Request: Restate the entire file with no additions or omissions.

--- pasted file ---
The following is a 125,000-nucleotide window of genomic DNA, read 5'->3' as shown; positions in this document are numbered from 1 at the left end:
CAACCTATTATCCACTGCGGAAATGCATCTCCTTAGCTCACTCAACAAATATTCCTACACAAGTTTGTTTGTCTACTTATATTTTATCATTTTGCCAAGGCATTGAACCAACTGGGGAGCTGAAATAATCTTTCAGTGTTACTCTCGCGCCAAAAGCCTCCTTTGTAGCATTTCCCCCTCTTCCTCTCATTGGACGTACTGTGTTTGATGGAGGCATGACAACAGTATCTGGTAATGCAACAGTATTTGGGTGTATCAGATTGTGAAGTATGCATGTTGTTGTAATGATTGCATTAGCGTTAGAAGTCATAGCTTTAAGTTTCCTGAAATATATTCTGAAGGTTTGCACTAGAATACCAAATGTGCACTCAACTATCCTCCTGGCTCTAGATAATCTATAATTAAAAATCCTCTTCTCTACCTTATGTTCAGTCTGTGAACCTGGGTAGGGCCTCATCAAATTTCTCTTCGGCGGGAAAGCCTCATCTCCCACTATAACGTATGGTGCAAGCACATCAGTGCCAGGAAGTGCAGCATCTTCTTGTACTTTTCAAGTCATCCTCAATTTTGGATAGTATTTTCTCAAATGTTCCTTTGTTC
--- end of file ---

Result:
The following is a 125,000-nucleotide window of genomic DNA, read 5'->3' as shown; positions in this document are numbered from 1 at the left end:
CAACCTATTATCCACTGCGGAAATGCATCTCCTTAGCTCACTCAACAAATATTCCTACACAAGTTTGTTTGTCTACTTATATTTTATCATTTTGCCAAGGCATTGAACCAACTGGGGAGCTGAAATAATCTTTCAGTGTTACTCTCGCGCCAAAAGCCTCCTTTGTAGCATTTCCCCCTCTTCCTCTCATTGGACGTACTGTGTTTGATGGAGGCATGACAACAGTATCTGGTAATGCAACAGTATTTGGGTGTATCAGATTGTGAAGTATGCATGTTGTTGTAATGATTGCATTAGCGTTAGAAGTCATAGCTTTAAGTTTCCTGAAATATATTCTGAAGGTTTGCACTAGAATACCAAATGTGCACTCAACTATCCTCCTGGCTCTAGATAATCTATAATTAAAAATCCTCTTCTCTACCTTATGTTCAGTCTGTGAACCTGGGTAGGGCCTCATCAAATTTCTCTTCGGCGGGAAAGCCTCATCTCCCACTATAACGTATGGTGCAAGCACATCAGTGCCAGGAAGTGCAGCATCTTCTTGTACTTTTCAAGTCATCCTCAATTTTGGATAGTATTTTCTCAAATGTTCCTTTGTTC